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New HHS principal enthusiastic about job

Highland Home School Principal Joseph Eiland keeps two books on his desk - "Battlefield of the Mind" and "God's Little Devotion Book for Men.

He refers to both daily.

"I get to the office around 5:30 each morning and from then until about 7 a.m. is my quite time," said Eiland, hired as Highland Home's new principal on July 8. "I always tell my kids to start the day off by reading something positive and end the day reading something positive."

Eiland said he's relied more on "Battlefield" these days, a book that helps administrative personnel deal with stress-related issues. Eiland said he consistently puts in 15 hours a day as principal at Highland Home, a place that holds a special place in his heart.

Eiland met his wife, Joyce, who was a teacher at Highland Home when he started his teaching career here in 1986.

"I met her on the third day," he said, smiling. "I was walking down the hall and she asked me for my hall pass. I looked a little younger back then."

Eiland was with the Butler County School System before accepting the job at Highland Home. He had actually accepted a job as a special education specialist with the Alabama Department of Education, when a drive home past the school caused him to re-think his future. Eight years from retirement, Eiland said he could have done the job in Montgomery with "one arm and one leg tied behind his back."

"But this is home," said Eiland. "I know I'm in the right place."

However, the first day of school was a test for Eiland.

"I got out of bed that day and I literally couldn't move my feet," said Eiland. "They were stuck to the floor. I was scared to death. It was stressful."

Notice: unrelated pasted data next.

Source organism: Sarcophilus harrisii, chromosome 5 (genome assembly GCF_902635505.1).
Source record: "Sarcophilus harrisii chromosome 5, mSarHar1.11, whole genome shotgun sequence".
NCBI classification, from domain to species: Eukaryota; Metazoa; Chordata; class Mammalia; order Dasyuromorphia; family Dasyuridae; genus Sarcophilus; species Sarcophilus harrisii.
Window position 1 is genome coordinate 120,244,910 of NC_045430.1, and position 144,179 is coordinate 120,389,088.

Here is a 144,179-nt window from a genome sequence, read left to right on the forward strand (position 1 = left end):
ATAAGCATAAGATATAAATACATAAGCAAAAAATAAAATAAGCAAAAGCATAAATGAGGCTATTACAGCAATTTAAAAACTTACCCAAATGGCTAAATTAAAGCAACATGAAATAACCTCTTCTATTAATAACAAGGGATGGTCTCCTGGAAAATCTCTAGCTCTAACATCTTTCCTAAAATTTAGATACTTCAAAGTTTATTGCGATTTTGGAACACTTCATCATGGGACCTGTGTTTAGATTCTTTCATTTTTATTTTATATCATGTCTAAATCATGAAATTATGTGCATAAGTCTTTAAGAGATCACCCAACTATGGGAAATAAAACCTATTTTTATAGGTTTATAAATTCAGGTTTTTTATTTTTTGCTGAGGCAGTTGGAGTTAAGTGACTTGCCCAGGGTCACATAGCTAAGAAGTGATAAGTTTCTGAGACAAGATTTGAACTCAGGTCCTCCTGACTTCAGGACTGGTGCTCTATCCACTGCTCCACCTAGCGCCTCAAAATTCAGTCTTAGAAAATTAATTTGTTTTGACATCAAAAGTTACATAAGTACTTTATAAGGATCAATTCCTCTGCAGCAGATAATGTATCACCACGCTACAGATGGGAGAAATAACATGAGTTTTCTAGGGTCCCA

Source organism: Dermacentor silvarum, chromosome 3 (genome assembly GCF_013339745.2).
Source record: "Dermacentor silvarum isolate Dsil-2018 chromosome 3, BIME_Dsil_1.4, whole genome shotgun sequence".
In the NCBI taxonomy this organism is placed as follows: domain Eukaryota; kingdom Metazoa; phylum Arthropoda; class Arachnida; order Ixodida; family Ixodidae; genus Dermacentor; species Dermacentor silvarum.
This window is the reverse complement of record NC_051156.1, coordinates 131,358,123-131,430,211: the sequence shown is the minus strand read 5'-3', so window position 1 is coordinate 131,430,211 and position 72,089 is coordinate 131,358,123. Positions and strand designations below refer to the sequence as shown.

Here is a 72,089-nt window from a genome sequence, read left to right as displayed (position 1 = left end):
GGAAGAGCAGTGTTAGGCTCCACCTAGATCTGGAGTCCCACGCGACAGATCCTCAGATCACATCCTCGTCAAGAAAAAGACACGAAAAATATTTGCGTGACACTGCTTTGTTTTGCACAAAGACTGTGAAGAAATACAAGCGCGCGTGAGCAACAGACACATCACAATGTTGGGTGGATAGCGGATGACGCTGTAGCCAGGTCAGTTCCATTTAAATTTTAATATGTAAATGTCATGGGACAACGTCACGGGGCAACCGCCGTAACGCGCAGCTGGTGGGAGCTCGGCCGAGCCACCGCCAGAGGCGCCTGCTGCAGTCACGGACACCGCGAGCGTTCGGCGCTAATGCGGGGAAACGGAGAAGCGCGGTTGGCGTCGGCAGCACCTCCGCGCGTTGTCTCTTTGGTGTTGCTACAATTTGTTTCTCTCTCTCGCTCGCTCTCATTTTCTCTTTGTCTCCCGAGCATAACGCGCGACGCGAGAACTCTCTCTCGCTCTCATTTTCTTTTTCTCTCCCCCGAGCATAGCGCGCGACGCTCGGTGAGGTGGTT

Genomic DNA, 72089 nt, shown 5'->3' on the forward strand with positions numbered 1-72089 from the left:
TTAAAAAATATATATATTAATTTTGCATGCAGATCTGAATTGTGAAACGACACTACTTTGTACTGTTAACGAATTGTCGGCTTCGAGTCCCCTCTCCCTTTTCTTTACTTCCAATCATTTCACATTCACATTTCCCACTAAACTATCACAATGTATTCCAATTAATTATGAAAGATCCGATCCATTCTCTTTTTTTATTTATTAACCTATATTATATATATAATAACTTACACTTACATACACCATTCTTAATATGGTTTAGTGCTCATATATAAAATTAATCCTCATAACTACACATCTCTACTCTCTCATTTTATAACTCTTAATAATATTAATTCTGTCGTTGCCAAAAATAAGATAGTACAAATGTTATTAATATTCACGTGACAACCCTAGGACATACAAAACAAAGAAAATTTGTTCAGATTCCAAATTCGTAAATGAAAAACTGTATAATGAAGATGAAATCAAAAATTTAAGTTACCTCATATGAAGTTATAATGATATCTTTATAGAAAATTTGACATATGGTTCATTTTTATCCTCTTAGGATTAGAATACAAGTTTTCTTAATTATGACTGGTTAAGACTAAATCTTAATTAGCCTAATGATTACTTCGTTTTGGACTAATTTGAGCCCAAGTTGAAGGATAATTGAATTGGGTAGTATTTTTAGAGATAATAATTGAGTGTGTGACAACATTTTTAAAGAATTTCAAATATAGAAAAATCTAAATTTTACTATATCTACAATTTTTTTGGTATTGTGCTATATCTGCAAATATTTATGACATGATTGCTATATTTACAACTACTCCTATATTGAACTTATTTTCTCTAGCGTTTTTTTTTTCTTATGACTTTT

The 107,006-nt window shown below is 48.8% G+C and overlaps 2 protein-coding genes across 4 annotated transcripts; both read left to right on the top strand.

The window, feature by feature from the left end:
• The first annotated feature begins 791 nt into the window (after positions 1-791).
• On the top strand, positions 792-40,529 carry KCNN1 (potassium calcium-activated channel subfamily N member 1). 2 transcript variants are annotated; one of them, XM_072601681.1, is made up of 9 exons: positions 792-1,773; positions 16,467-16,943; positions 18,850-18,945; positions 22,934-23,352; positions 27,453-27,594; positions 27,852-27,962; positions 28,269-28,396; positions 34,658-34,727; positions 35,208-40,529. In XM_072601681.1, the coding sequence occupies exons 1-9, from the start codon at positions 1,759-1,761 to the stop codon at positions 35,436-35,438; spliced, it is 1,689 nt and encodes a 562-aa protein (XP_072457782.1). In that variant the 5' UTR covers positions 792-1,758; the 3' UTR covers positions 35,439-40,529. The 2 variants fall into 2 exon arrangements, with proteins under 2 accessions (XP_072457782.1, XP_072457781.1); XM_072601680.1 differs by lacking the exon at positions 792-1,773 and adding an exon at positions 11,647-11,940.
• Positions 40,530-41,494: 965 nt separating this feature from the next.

But that changed when the faculty and students arrived.

"It was a perfect day," he said. "We have wonderful people here. I knew this was where God wanted me."

One change Eiland feared wouldn't be readily accepted by the students was an enforcement of the school dress policy. Eiland required all male students to have their shirts tucked and pants belted.

"It's about pride," he explained. "When you have pride in your appearance it spills over into every direction. It means you're proud of your school and proud of being here. Also, in this day and age, it's about safety. I need to be able to see the fronts and backs of students. Not only for my safety, but for the safety of other students as well."

Eiland said he held a meeting with all varsity athletes prior to the school opening, explaining to them that they were the trendsetters and the ones students look up to. If they followed the dress code, he said, others would to.

"Not one varsity athlete showed up to school out of code," he said. "I was so proud of them."

Eiland said the safety of his students is a major concern. As such, he requires that all gates, other than the main gate, to be locked during school hours to prevent unwanted trespassing. He also asks all parents coming to see a student stop by the main office for a hall pass.

"The reason is there's so many people that I don't know," he said. "We need to know who is on our campus and why they're here."

He also said he cares about his students' future.

"Right now, I'm trying to spend at least 10 minutes a day with each senior," he said. "I want to make sure everything is right with them, academically, so there are no surprises in May."

Eiland said the 15-hour days have slowed, somewhat. But he said he remains obsessed about providing good leadership to the students and faculty of Highland Home.

"I lot of what I do to myself is self-imposed stress," he said. "But I want everything to be right."